Shooting ‘The Abyss’: The day James Cameron nearly died


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As I mentioned the other day, I’ve been reading ‘The Futurist,’ Rebecca Keegan’s new book, which offers an in-depth look at the trials and troubles and tantrums that have marked James Cameron’s 25-plus years in the movie business.

With ‘Avatar’ already poised to have a huge opening weekend, Cameron should be feeling as if he’s on top of the world again, the opposite of where he was during the making of ‘The Abyss,’ a troubled production that ended up being his biggest flop.


During the ‘Abyss’ shoot, Cameron spent much of his time filming underwater in a giant concrete bowl in South Carolina that held 7.5 million gallons of water. (The tank was so big it took the crew five days just to fill it with water from a nearby lake.) While doing underwater filming, all of the actors had safety divers (known on the set as ‘angels’) who would hover nearby, wearing long fins, able to swim over and provide air if anything went wrong. But Cameron had no angel. He was also weighted with an extra 40 pounds of equipment so he could walk around the bottom of what was known as ‘A Tank’ with his camera. The filmmaker could go for roughly 75 minutes on a single tank of oxygen. Since he tended to get absorbed in his work, he told his assistant director to alert him when he’d gone an hour without a new fill.

One day, a few weeks into production, Cameron was talking Mary Elizabeth Mastrantonio through a shot when he took a breath and got no air. Startled, he checked his pressure gauge, which read zero. He was out of oxygen. The AD had forgotten to give him a warning alert. With all of his extra weight, and no fins, there was no way for Cameron to swim to the surface. His helmet microphone was still linked to the underwater PA system, so Cameron called out to underwater cinematographer Al Giddings, who was filming nearby. ‘Al...Al...I’m in trouble.’

Giddings, who was nearly deaf from a diving-bell accident 20 years earlier, didn’t hear him. Cameron tried to rouse his support divers, using up the rest of the air in his lungs, saying, ‘Guys, I’m in trouble.’ As Keegan writes: ‘Cameron made the sign for being out of air, a cutthroat motion across the neck and a fist to the chest. Nothing. At the bottom of a 7.5 million gallon tank, in the dark, thirty-five feet from the surface, Cameron really was in trouble. He knew he had to ditch his rig or die.’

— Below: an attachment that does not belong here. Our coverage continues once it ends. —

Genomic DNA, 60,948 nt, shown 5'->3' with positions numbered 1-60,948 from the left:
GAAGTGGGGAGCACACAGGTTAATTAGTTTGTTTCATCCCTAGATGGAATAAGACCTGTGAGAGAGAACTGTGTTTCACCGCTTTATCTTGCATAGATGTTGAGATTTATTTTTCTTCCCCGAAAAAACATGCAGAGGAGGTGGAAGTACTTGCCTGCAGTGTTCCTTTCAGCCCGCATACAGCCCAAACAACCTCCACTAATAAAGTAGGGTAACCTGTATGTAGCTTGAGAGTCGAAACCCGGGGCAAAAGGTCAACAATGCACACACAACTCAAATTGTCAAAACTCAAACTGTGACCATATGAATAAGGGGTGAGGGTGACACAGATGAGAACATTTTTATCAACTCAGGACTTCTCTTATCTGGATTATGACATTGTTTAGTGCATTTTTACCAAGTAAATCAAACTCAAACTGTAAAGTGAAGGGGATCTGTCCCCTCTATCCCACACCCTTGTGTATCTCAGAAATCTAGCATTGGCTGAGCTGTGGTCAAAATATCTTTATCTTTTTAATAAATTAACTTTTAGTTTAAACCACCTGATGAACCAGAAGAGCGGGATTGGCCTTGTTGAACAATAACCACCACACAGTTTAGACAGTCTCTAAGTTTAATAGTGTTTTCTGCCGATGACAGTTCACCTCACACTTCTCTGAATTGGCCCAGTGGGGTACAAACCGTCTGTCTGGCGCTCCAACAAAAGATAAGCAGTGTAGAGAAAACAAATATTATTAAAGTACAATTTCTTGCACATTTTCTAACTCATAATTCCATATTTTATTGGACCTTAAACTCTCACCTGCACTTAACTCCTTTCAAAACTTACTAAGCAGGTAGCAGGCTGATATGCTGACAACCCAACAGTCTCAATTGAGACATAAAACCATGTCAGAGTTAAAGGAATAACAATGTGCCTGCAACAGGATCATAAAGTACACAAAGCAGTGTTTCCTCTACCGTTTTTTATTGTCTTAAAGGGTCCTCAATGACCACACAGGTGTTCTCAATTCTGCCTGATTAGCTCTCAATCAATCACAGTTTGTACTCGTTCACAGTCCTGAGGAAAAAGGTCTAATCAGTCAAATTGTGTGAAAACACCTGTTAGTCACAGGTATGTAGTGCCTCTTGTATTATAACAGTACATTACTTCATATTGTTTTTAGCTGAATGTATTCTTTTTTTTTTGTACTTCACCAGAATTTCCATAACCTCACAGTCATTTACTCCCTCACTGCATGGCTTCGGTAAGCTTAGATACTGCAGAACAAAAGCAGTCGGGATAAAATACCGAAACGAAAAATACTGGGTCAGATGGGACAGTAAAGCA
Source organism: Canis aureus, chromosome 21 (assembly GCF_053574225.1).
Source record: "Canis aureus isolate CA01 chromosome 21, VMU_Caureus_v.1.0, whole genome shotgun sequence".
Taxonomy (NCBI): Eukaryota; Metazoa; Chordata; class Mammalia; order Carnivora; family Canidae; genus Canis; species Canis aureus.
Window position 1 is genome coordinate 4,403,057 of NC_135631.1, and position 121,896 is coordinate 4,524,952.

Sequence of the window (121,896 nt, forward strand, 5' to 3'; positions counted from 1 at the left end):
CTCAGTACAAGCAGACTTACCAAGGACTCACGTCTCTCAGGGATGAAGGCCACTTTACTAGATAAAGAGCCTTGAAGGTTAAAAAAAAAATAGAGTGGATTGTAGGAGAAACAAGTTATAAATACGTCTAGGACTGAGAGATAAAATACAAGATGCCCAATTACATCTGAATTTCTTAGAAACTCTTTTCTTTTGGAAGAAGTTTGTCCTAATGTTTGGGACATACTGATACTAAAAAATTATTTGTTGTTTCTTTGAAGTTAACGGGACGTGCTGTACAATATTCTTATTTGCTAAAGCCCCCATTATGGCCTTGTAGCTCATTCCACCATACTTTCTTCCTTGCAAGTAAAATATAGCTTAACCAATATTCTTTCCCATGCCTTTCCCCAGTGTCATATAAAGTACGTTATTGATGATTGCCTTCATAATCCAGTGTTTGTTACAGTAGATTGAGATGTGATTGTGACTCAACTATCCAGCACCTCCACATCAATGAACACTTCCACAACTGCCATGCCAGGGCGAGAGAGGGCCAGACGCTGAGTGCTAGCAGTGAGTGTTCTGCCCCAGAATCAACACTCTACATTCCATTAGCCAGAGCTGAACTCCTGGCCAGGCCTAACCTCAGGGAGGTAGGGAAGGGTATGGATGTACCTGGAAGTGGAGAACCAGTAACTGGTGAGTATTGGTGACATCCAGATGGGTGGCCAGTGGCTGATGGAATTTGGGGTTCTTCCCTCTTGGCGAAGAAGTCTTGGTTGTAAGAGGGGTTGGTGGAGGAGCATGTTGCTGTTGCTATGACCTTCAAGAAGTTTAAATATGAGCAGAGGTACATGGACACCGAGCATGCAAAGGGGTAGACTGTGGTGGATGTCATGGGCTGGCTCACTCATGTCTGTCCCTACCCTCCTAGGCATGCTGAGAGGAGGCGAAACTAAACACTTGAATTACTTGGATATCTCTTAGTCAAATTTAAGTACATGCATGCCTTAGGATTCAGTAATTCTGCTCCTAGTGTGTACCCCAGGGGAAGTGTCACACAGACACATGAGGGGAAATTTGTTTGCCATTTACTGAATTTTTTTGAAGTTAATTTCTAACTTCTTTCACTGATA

Up in the control room, the sound effects mixer realized something was amiss when he heard the sound of Cameron’s helmet being popped off and all the expensive electronics inside flooding with water. By feel, Cameron located the release of his buoyancy vest and slipped out of it, beginning what divers call a ‘blow and go,’ a free ascent to the surface. Cameron blew out a stream of bubbles on his way up, kicking like mad because of his ankle weights.

Finally, a safety diver named George came to Cameron’s rescue, stopping him about 15 feet from the surface, as he was trained to do, shoving his backup regulator into Cameron’s mouth. Cameron purged, then inhaled, but the backup regulator was broken, so Cameron simply inhaled more water. Figuring he’d done something wrong, he tried again, inhaling more water. Choking, about to black out, he tried to pull away, but George, assuming the director was panicking, held him even tighter, trying to make him breathe on the regulator.

Finally, Cameron did what any great action director would do -- he punched George as hard as he could, right in the chops. Stunned, George let Cameron go, allowing him to quickly swim to the surface without blacking out. He managed to reach the dive platform and drag himself out of the tank. The result? As Keegan writes: ‘By the end of the day, [Cameron] had fired George and his AD. And he ordered the divers at the surface to fish out his helmet and fix the microphone so he could get back down in A Tank.’


In Hollywood, the show must go on.